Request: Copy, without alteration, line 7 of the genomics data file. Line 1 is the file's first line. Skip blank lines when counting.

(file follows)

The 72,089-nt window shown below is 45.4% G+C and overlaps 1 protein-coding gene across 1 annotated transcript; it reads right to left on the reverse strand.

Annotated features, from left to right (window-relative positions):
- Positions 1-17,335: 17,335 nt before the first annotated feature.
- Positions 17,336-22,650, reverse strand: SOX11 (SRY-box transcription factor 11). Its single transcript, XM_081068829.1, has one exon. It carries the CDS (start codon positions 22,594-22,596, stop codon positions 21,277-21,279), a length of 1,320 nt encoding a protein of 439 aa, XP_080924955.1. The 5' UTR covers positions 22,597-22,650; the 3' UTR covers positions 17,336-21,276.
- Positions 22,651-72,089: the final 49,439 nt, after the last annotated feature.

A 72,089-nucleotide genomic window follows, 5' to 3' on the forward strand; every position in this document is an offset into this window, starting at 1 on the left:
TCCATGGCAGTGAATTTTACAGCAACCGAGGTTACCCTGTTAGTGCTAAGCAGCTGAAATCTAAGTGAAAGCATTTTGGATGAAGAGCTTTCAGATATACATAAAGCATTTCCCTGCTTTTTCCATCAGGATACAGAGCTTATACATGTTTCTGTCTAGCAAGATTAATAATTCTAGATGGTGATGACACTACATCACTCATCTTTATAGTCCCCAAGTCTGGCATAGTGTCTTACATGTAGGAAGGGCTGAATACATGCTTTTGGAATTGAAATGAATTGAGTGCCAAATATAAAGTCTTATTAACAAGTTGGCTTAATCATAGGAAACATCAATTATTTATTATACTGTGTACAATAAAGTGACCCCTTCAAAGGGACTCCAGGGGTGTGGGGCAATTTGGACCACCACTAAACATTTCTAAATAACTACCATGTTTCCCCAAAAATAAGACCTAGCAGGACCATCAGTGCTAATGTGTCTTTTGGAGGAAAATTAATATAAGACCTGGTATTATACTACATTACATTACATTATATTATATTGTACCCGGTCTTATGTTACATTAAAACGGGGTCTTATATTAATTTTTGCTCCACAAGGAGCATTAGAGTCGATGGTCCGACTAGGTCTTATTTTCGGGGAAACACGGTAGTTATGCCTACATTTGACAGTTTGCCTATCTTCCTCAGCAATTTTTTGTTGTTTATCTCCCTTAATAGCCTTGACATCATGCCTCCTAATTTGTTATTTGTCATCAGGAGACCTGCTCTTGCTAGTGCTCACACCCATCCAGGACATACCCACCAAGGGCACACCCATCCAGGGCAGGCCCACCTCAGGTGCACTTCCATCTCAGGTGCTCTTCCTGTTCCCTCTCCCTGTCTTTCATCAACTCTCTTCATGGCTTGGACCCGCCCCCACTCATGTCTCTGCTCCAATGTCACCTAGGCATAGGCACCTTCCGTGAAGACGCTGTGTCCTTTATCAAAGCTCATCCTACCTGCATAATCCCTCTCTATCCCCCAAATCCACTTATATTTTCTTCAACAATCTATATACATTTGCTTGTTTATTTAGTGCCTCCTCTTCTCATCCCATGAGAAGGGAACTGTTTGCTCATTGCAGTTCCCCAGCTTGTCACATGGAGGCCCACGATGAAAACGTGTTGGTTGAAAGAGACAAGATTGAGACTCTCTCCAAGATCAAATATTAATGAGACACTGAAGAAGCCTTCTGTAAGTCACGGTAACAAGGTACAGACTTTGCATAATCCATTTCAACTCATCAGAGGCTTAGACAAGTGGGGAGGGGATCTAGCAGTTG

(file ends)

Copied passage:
TCCATGGCAGTGAATTTTACAGCAACCGAGGTTACCCTGTTAGTGCTAAGCAGCTGAAATCTAAGTGAAAGCATTTTGGATGAAGAGCTTTCAGATATACATAAAGCATTTCCCTGCTTTTTCCATCAGGATACAGAGCTTATACATGTTTCTGTCTAGCAAGATTAATAATTCTAGATGGTGATGACACTACATCACTCATCTTTATAGTCCCCAAGTCTGGCATAGTGTCTTACATGTAGGAAGGGCTGAATACATGCTTTTGGAATTGAAATGAATTGAGTGCCAAATATAAAGTCTTATTAACAAGTTGGCTTAATCATAGGAAACATCAATTATTTATTATACTGTGTACAATAAAGTGACCCCTTCAAAGGGACTCCAGGGGTGTGGGGCAATTTGGACCACCACTAAACATTTCTAAATAACTACCATGTTTCCCCAAAAATAAGACCTAGCAGGACCATCAGTGCTAATGTGTCTTTTGGAGGAAAATTAATATAAGACCTGGTATTATACTACATTACATTACATTATATTATATTGTACCCGGTCTTATGTTACATTAAAACGGGGTCTTATATTAATTTTTGCTCCACAAGGAGCATTAGAGTCGATGGTCCGACTAGGTCTTATTTTCGGGGAAACACGGTAGTTATGCCTACATTTGACAGTTTGCCTATCTTCCTCAGCAATTTTTTGTTGTTTATCTCCCTTAATAGCCTTGACATCATGCCTCCTAATTTGTTATTTGTCATCAGGAGACCTGCTCTTGCTAGTGCTCACACCCATCCAGGACATACCCACCAAGGGCACACCCATCCAGGGCAGGCCCACCTCAGGTGCACTTCCATCTCAGGTGCTCTTCCTGTTCCCTCTCCCTGTCTTTCATCAACTCTCTTCATGGCTTGGACCCGCCCCCACTCATGTCTCTGCTCCAATGTCACCTAGGCATAGGCACCTTCCGTGAAGACGCTGTGTCCTTTATCAAAGCTCATCCTACCTGCATAATCCCTCTCTATCCCCCAAATCCACTTATATTTTCTTCAACAATCTATATACATTTGCTTGTTTATTTAGTGCCTCCTCTTCTCATCCCATGAGAAGGGAACTGTTTGCTCATTGCAGTTCCCCAGCTTGTCACATGGAGGCCCACGATGAAAACGTGTTGGTTGAAAGAGACAAGATTGAGACTCTCTCCAAGATCAAATATTAATGAGACACTGAAGAAGCCTTCTGTAAGTCACGGTAACAAGGTACAGACTTTGCATAATCCATTTCAACTCATCAGAGGCTTAGACAAGTGGGGAGGGGATCTAGCAGTTG